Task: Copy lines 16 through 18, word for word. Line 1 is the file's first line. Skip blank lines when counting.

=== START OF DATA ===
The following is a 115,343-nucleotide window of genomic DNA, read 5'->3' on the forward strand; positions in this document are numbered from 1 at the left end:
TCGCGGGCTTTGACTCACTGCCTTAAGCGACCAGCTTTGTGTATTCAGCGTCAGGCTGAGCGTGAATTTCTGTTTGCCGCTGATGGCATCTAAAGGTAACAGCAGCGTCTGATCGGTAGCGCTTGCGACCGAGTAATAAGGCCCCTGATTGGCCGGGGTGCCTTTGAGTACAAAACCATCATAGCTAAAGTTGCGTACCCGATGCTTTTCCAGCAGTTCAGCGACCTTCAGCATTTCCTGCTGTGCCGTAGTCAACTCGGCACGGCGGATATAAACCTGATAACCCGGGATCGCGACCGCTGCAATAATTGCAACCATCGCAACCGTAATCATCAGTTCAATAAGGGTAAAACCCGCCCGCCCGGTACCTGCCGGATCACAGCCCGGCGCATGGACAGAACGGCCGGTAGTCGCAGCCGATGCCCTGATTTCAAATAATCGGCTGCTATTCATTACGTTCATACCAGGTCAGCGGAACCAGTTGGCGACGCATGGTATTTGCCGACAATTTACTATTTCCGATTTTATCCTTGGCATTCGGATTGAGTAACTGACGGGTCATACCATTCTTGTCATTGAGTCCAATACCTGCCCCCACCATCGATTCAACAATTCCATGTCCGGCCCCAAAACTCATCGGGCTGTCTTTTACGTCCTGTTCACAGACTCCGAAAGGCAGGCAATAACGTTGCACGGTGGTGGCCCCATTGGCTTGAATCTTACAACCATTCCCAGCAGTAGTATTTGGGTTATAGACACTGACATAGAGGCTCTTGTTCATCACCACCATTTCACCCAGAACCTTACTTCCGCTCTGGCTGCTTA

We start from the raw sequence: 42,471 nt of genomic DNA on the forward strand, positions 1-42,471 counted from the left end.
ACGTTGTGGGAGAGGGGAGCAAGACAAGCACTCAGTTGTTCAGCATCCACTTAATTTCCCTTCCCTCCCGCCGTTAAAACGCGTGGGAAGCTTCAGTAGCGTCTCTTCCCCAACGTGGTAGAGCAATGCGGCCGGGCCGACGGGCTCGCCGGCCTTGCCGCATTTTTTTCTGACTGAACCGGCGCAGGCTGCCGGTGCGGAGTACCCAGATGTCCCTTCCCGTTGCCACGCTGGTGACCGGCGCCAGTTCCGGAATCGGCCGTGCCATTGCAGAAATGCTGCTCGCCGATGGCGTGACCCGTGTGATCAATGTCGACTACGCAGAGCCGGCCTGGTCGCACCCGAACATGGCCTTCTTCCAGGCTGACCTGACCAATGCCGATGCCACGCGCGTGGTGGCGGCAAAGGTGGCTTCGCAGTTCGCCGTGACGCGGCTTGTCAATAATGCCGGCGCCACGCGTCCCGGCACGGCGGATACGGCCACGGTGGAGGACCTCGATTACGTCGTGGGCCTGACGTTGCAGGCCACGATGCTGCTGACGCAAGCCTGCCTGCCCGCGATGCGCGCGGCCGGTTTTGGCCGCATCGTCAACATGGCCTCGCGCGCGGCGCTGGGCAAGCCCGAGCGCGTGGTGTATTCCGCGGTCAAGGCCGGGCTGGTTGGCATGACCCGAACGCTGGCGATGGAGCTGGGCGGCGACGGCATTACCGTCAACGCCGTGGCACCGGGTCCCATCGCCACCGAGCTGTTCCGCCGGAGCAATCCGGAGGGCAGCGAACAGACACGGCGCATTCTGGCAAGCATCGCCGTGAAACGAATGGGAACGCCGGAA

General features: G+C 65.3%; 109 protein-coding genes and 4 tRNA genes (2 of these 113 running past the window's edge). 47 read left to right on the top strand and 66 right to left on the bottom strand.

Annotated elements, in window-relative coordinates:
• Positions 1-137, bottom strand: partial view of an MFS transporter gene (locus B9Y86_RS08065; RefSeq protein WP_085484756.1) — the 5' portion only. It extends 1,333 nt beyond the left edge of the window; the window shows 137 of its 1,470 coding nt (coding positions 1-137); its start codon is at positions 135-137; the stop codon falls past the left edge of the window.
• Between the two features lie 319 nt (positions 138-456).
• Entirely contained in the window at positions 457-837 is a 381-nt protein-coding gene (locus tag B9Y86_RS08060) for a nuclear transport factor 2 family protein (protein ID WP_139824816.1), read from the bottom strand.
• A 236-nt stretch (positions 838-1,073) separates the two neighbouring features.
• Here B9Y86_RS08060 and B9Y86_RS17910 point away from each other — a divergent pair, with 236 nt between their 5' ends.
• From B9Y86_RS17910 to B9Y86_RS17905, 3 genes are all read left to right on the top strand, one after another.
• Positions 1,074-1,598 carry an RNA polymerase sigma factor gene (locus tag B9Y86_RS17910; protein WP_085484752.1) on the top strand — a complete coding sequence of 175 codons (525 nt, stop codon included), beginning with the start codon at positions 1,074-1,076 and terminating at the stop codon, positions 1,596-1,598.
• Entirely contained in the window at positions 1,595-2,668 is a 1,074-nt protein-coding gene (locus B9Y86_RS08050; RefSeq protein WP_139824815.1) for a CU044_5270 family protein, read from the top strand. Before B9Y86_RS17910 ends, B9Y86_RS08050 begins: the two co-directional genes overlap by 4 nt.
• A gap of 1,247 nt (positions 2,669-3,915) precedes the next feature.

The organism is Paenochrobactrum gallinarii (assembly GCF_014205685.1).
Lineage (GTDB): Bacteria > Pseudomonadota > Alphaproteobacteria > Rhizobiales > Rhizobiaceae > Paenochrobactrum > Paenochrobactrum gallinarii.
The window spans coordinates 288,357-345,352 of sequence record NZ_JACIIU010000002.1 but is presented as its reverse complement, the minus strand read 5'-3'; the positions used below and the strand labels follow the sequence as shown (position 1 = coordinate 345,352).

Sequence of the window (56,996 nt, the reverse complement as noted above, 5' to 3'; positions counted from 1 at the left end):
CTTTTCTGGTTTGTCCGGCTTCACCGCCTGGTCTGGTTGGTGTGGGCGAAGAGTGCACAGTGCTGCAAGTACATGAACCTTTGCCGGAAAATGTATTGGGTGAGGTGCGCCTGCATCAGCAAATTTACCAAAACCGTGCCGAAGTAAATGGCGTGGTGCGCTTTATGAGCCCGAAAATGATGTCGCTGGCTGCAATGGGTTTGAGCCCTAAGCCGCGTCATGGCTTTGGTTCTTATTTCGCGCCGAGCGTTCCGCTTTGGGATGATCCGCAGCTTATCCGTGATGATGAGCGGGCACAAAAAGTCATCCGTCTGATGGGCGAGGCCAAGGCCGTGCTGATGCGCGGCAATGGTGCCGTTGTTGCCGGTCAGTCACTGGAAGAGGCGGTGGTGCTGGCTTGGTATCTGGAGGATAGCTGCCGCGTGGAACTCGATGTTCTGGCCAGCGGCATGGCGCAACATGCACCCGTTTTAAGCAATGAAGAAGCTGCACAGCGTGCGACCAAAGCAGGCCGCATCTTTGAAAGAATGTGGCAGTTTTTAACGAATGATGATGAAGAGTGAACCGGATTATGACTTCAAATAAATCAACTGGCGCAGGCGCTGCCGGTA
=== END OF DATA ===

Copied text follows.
The organism is Paenochrobactrum gallinarii (assembly GCF_014205685.1).
Lineage (GTDB): Bacteria > Pseudomonadota > Alphaproteobacteria > Rhizobiales > Rhizobiaceae > Paenochrobactrum > Paenochrobactrum gallinarii.
The window spans coordinates 288,357-345,352 of sequence record NZ_JACIIU010000002.1 but is presented as its reverse complement, the minus strand read 5'-3'; the positions used below and the strand labels follow the sequence as shown (position 1 = coordinate 345,352).